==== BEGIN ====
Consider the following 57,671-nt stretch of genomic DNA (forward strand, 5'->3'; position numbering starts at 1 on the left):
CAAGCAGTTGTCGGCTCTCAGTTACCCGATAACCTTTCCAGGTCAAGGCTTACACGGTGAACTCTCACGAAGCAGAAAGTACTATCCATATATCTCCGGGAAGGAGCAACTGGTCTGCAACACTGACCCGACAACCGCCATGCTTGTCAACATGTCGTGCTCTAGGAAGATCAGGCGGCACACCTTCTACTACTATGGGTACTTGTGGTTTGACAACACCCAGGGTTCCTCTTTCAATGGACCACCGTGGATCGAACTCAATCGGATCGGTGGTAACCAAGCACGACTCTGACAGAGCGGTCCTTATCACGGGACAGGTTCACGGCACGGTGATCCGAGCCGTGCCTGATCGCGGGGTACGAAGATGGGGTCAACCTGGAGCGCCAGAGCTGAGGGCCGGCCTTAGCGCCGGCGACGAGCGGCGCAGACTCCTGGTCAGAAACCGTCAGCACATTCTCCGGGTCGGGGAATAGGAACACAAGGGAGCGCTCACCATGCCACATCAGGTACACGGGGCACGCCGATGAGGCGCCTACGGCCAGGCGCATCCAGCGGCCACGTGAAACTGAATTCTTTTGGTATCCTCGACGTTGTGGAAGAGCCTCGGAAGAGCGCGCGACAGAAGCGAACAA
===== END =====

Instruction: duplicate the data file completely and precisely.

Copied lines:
Consider the following 57,671-nt stretch of genomic DNA (forward strand, 5'->3'; position numbering starts at 1 on the left):
CAAGCAGTTGTCGGCTCTCAGTTACCCGATAACCTTTCCAGGTCAAGGCTTACACGGTGAACTCTCACGAAGCAGAAAGTACTATCCATATATCTCCGGGAAGGAGCAACTGGTCTGCAACACTGACCCGACAACCGCCATGCTTGTCAACATGTCGTGCTCTAGGAAGATCAGGCGGCACACCTTCTACTACTATGGGTACTTGTGGTTTGACAACACCCAGGGTTCCTCTTTCAATGGACCACCGTGGATCGAACTCAATCGGATCGGTGGTAACCAAGCACGACTCTGACAGAGCGGTCCTTATCACGGGACAGGTTCACGGCACGGTGATCCGAGCCGTGCCTGATCGCGGGGTACGAAGATGGGGTCAACCTGGAGCGCCAGAGCTGAGGGCCGGCCTTAGCGCCGGCGACGAGCGGCGCAGACTCCTGGTCAGAAACCGTCAGCACATTCTCCGGGTCGGGGAATAGGAACACAAGGGAGCGCTCACCATGCCACATCAGGTACACGGGGCACGCCGATGAGGCGCCTACGGCCAGGCGCATCCAGCGGCCACGTGAAACTGAATTCTTTTGGTATCCTCGACGTTGTGGAAGAGCCTCGGAAGAGCGCGCGACAGAAGCGAACAA